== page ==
Two notable events in Canadian history both occurred on December 6, 72 years apart.
Thanks to Heritage Minutes, lots of us can recite the basic facts of the Halifax Harbour Explosion:
2000 dead, 9000 injured, 25,000 homeless.
“The loudest sound ever heard on Earth,” they used to say, “except for Krakatoa.”
The blast shattered windows in Truro, 100 km away, and was heard in Prince Edward Island. The crew of the fishing boat Wave, working off the coast of Massachusetts, even claimed to have heard the boom rumbling across the ocean.
And: “The loudest man-made sound until Hiroshima.”
(Although I see we are now meant to say “human-made”…)
An evaluation of the explosion’s force puts it at 2.9 kilotons of TNT (12 TJ). Halifax historian Jay White in 1994 concluded “Halifax Harbour remains unchallenged in overall magnitude as long as five criteria are considered together: number of casualties, force of blast, radius of devastation, quantity of explosive material, and total value of property destroyed.”
The Mont-Blanc exploded at 9:04:35 a.m., sending out a shock wave in all directions, followed by a tsunami that washed violently over the Halifax and Dartmouth shores.
More than 2.5 square km of Richmond were totally levelled, either by the blast, the tsunami, or the structure fires caused when buildings collapsed inward on lanterns, stoves and furnaces…
The blast shot vaporized sections of the Mont-Blanc upwards in a great fireball. The large shank of the ship’s anchor was sent flying across the city and over the Northwest Arm, nearly 4 km away (where it remains to this day).
The Imo was tossed like a toy onto the Dartmouth shoreline.
Meanwhile, burning metal fragments of Mont-Blanc showered down on Halifax, along with a black rain of carbon particles…
People were also blown through the sky. Where and how they landed largely determined whether they lived or died. Charles Mayers, third officer of the vessel Middleham Castle, was picked up and dropped nearly 1 km from his ship, landing atop Fort Needham Hill in Richmond. “I was wet when I came down,” Mayers said. “I had no clothes on when I came to, except my boots. There was a little girl near me and I asked her where we were…”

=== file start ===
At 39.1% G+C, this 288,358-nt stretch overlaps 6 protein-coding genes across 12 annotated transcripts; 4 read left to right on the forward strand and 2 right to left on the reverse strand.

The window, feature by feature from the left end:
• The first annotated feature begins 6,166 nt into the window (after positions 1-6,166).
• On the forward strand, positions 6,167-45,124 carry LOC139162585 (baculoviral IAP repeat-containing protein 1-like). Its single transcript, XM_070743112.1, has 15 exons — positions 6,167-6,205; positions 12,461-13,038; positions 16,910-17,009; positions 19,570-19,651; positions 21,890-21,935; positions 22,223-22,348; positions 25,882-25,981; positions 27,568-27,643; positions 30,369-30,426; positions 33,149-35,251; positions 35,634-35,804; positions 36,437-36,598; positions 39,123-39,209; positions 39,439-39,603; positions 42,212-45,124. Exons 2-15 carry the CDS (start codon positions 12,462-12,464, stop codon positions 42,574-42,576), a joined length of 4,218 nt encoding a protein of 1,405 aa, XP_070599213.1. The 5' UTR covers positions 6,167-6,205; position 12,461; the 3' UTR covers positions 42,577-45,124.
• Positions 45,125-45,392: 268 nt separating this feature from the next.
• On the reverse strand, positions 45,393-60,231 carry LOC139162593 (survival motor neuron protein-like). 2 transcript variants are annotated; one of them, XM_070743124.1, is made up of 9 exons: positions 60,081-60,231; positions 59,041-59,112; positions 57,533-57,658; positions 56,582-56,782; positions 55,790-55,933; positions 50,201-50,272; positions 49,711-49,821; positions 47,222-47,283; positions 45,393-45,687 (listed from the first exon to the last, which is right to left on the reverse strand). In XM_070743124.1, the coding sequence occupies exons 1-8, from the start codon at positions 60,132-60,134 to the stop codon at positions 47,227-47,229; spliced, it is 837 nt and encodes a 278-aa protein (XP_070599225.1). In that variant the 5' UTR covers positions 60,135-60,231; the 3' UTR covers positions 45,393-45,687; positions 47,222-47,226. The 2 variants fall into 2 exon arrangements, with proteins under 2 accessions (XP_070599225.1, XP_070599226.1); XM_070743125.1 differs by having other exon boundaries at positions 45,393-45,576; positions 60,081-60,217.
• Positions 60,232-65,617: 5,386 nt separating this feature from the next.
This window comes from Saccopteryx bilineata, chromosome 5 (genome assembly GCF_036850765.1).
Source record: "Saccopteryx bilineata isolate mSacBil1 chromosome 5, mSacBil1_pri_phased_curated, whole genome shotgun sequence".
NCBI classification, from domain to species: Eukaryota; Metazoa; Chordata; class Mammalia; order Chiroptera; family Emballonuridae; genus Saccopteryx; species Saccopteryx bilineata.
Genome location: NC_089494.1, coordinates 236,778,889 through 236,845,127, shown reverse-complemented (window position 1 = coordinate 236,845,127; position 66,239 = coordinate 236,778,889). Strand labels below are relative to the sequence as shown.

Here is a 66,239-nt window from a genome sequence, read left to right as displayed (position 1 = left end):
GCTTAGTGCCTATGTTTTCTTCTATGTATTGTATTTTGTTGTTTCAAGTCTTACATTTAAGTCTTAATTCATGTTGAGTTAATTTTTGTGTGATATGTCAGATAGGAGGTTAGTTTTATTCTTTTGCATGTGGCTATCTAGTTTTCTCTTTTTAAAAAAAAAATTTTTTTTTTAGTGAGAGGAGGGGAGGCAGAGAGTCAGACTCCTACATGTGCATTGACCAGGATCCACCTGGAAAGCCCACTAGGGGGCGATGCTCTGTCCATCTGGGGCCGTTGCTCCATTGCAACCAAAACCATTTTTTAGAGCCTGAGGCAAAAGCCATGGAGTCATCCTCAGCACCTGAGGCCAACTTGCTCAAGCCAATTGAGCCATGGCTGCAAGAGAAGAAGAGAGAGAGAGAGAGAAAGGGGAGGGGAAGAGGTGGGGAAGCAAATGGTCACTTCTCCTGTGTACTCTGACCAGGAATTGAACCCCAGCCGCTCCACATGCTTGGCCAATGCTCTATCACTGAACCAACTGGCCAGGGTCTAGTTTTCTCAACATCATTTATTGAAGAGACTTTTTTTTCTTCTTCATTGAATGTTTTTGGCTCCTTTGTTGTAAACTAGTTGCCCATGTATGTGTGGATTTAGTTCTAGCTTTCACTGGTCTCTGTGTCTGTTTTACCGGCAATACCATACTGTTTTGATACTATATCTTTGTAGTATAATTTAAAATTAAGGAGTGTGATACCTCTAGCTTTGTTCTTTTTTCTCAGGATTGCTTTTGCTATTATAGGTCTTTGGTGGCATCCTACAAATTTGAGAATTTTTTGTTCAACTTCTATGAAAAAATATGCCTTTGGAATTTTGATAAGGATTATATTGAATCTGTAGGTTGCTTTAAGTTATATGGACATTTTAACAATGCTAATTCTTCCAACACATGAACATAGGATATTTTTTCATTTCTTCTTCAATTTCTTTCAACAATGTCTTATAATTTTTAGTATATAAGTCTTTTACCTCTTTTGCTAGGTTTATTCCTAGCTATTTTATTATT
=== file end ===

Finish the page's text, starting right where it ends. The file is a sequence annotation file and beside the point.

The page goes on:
About 1,600 people died instantly, including hundreds of children. Roughly 400 more died from their injuries in the days that followed.
The explosion and its flying debris decapitated some, took the limbs from others, and left many with burns, fractures and open wounds…
I’ve written about the Montreal Massacre since it happened in 1989. My contemporaneous piece, for the Catholic newspaper I was working for at the time, is probably in my files somewhere.
As the years passed, I thought and wrote more about the event (granted, up here it is difficult not to) which I took to calling Never Hear the End of It Day.
The Montreal Massacre was, predictably, used to tighten Canada’s already tight firearm ownership laws.
Try explaining to these people that the Montreal Massacre is one of the reasons this particular female knows she needs a gun…
My thinking and writing was significantly influenced by Mark Steyn, who was the first to point out that the gunman, who we were all immediately instructed to call “Mark Lepine” (white, pure laine, Quebec-Catholic sounding) was in fact a Muslim named Gamil Gharbi.
Steyn graciously quoted my evolving attitude on the matter in his 2009 Maclean’s column, “Excusing the Men Who Ran Away”:
Whenever I write about this issue, I get a lot of emails from guys scoffing, “Oh, right, Steyn. Like you’d be taking a bullet. You’d be pissing your little girlie panties,” etc. Well, maybe I would. But as the Toronto blogger Kathy Shaidle put it:
“When we say ‘we don’t know what we’d do under the same circumstances,’ we make cowardice the default position.”
I prefer the word passivity—a terrible, corrosive, enervating passivity. Even if I’m wetting my panties, it’s better to have the social norm of the Titanic and fail to live up to it than to have the social norm of the Polytechnique and sink with it. M Villeneuve dedicates his film not just to the 14 women who died that day but also to Sarto Blais, a young man at the Polytechnique who hanged himself eight months later. Consciously or not, the director understands what the heart of this story is: not the choice of one man, deformed and freakish, but the choice of all the others, the nice and normal ones. He shows us the men walking out twice—first, in real time, as it were; later, Rashômon-style, from the point of view of the women, in the final moments of their lives.
Of course, the Halifax Explosion was an accident.
The Montreal Massacre was intentional.
It was (doubly) man-made. (Don’t dare say “human” THIS time, say literally the same individuals who otherwise insist upon the use of that awkward appellation…)
And that alchemy of accident and intent transforms lower body counts into mass(acre) casualties, and puny .223 calibre rounds into dynamite, into a sound that still echoes.
Back to Heritage Minutes.
Coleman was a man who didn’t run away.
The Canadian Encyclopedia, being the Canadian Encyclopedia, insists upon telling us:
The Saint John train was ultimately saved, not because of Coleman’s message, but because it was running late…
And how and where we land.